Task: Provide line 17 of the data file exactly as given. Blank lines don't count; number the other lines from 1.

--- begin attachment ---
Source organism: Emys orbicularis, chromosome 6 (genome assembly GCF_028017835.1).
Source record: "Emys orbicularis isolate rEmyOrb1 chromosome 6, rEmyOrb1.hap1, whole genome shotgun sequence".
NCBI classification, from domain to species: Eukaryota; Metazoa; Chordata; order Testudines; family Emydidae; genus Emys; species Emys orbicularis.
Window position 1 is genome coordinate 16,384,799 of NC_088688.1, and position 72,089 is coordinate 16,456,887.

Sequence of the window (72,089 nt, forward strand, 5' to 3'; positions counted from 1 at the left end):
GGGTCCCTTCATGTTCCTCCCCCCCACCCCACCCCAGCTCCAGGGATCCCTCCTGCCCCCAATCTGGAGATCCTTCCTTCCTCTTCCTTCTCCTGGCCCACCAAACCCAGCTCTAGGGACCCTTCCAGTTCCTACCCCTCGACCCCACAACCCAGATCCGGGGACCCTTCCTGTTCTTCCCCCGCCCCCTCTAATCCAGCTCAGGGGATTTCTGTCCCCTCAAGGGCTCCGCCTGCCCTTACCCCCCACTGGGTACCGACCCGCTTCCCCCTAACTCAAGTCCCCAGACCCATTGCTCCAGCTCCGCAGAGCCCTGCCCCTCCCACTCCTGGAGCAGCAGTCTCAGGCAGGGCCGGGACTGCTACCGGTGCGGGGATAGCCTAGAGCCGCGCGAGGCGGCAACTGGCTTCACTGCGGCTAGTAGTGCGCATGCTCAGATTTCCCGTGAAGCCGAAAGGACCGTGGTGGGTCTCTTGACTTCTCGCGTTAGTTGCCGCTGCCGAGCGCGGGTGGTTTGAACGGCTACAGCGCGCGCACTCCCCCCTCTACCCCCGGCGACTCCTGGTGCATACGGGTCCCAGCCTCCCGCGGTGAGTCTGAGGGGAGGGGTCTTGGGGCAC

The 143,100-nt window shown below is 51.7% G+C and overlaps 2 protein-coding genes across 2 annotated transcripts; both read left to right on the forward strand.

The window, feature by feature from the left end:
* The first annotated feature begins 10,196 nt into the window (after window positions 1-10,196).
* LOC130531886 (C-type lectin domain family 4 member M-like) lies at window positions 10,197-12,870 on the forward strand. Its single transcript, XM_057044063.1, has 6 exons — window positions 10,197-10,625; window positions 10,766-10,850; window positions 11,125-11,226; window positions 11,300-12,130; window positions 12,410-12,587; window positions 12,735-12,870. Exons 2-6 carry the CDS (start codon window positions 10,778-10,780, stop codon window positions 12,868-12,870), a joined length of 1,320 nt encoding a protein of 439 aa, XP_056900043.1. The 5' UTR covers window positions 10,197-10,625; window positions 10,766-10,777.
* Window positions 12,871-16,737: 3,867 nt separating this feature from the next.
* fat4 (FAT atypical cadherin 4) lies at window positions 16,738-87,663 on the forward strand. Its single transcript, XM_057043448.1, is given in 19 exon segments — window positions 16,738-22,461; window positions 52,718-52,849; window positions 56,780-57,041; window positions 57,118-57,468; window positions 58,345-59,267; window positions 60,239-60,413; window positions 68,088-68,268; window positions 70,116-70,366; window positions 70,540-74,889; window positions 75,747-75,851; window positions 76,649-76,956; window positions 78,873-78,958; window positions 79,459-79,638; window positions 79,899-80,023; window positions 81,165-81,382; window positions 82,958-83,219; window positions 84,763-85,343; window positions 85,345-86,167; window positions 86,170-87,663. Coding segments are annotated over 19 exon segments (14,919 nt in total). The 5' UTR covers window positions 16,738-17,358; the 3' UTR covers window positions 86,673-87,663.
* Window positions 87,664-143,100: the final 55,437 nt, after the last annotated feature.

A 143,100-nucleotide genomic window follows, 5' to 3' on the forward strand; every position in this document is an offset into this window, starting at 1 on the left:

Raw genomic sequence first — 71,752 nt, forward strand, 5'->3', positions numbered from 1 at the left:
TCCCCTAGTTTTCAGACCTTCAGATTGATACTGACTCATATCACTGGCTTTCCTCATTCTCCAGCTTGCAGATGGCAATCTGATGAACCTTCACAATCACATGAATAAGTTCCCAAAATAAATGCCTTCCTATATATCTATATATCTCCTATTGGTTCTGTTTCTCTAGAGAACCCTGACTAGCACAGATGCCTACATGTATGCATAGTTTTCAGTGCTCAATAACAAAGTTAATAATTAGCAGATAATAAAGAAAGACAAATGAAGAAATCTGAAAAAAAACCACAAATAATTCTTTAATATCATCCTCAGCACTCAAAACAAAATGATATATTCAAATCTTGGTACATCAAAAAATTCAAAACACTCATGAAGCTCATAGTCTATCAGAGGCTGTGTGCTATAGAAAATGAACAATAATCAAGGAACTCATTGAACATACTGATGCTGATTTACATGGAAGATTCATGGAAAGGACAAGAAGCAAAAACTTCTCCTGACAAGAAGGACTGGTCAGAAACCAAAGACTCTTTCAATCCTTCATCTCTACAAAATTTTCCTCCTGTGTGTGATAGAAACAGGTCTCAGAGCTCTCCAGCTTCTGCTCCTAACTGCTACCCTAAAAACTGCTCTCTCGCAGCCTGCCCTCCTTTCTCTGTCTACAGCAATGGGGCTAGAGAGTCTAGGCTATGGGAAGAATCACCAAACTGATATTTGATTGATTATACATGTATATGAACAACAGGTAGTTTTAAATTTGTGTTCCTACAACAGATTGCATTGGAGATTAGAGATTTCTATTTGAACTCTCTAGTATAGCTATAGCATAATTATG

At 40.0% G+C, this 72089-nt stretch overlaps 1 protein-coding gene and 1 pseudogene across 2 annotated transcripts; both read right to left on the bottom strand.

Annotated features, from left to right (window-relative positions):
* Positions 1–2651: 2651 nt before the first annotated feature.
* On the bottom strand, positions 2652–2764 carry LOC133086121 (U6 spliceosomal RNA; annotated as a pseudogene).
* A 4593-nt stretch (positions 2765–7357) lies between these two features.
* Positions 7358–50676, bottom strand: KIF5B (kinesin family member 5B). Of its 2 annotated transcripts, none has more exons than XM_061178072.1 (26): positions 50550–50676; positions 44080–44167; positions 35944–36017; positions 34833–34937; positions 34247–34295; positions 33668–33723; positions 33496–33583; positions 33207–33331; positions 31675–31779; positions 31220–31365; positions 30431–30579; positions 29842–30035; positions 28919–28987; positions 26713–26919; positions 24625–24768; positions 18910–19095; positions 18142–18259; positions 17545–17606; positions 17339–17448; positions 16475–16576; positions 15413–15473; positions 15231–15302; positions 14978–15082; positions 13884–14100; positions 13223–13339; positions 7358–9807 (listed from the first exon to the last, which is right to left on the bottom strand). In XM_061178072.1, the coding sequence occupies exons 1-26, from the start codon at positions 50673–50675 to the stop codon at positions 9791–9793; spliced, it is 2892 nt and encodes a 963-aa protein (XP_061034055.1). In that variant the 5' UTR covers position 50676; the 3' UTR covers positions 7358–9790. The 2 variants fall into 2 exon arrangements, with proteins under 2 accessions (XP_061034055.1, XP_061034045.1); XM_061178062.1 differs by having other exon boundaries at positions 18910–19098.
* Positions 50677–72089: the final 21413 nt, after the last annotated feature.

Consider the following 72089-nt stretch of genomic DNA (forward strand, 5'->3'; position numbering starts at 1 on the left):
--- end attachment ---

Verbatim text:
At 40.0% G+C, this 72089-nt stretch overlaps 1 protein-coding gene and 1 pseudogene across 2 annotated transcripts; both read right to left on the bottom strand.